Our ability to build complex software systems relies on composition techniques and programming language mechanisms that enable us to construct complete programs from smaller pieces. A particular decomposition imposes a structure that makes it possible to manage the complexity of a large system, provided that each component can be developed and maintained with some degree of independence, and that each feature can be localized in one or two components. Unfortunately, the same decomposition makes it harder to add or change features that cut across that structure.
We believe that the design, evolution, maintenance, and
comprehension of software can be better supported by tools that allow programmers to
examine and work with multiple perspectives on a program instead of constraining
them to a single decomposition. That is, programmers should be empowered to think of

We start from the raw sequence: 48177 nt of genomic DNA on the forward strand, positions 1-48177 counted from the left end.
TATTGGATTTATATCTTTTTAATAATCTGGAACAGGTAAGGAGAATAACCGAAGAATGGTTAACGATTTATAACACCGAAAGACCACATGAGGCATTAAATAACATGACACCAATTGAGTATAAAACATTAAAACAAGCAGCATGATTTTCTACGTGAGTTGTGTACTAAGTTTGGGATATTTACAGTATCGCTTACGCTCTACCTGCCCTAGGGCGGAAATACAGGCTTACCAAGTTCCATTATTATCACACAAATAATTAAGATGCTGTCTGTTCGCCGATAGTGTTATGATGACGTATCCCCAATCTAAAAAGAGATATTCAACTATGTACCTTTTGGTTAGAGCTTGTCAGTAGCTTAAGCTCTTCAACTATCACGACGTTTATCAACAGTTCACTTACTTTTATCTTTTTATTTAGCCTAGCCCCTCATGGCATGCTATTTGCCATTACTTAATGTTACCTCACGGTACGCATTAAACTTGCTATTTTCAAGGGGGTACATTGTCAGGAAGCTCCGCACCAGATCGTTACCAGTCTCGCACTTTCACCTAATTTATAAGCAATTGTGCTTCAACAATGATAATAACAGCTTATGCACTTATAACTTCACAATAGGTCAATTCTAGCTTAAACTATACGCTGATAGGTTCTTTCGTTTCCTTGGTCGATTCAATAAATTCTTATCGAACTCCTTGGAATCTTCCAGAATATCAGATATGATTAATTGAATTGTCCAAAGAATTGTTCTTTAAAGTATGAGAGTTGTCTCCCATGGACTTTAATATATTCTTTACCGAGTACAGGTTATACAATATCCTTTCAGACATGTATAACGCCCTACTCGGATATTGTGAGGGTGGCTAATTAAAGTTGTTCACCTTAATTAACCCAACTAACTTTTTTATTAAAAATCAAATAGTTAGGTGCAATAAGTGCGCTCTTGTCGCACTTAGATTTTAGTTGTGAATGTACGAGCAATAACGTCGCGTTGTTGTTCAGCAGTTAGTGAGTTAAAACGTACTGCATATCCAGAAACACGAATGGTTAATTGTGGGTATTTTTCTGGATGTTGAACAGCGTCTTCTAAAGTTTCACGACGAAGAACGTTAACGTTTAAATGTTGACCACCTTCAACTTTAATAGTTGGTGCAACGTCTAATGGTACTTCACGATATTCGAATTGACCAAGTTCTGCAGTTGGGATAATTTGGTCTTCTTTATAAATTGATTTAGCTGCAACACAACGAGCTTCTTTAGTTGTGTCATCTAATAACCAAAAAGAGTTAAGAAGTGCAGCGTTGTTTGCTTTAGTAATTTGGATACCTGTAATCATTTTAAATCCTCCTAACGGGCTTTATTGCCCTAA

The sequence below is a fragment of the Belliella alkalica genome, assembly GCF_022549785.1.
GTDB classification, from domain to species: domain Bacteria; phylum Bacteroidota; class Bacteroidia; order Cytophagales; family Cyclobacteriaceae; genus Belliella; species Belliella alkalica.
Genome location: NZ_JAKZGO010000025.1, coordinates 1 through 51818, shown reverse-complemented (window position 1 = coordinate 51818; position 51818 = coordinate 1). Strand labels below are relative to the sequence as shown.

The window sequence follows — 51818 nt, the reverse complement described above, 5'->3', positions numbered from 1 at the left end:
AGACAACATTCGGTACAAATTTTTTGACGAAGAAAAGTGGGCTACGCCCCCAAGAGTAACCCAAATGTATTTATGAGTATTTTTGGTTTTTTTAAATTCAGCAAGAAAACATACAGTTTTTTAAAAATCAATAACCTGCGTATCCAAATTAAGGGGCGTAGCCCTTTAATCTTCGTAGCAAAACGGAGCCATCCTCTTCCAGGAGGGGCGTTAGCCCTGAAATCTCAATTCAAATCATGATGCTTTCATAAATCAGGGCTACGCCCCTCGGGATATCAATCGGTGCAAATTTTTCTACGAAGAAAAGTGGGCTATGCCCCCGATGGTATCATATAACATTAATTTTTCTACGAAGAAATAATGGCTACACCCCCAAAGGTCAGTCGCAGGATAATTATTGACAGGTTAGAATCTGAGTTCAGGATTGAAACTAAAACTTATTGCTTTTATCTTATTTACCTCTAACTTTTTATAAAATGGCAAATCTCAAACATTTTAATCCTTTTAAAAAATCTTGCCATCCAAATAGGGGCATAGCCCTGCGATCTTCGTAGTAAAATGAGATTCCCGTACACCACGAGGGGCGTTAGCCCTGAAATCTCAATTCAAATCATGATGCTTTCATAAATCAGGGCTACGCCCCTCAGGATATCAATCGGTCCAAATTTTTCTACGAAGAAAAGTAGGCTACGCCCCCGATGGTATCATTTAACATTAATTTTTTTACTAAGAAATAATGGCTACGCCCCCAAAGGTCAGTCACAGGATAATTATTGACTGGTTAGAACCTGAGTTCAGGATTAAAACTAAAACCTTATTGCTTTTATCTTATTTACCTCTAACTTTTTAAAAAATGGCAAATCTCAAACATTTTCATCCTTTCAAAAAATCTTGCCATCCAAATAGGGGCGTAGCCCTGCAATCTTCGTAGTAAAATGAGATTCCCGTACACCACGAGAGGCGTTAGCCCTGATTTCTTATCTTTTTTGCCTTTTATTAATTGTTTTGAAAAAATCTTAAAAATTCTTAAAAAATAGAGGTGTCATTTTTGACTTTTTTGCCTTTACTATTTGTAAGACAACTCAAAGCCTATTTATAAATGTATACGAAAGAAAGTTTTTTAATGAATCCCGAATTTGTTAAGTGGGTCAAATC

programs not as linear texts but as equivalence classes of concrete views, each of which
is useful for certain tasks, but none of which is more definitive than any other.
These are the problems that we are tackling in the Multiview project at PSU. Our work to date has been focused in three areas
You can find our publications here.
This material is based upon work supported by the National Science Foundation under Grant No. 0520346. Any opinions, findings, and conclusions or recommendations expressed in this material are those of the authors and do not necessarily reflect the views of the National Science Foundation.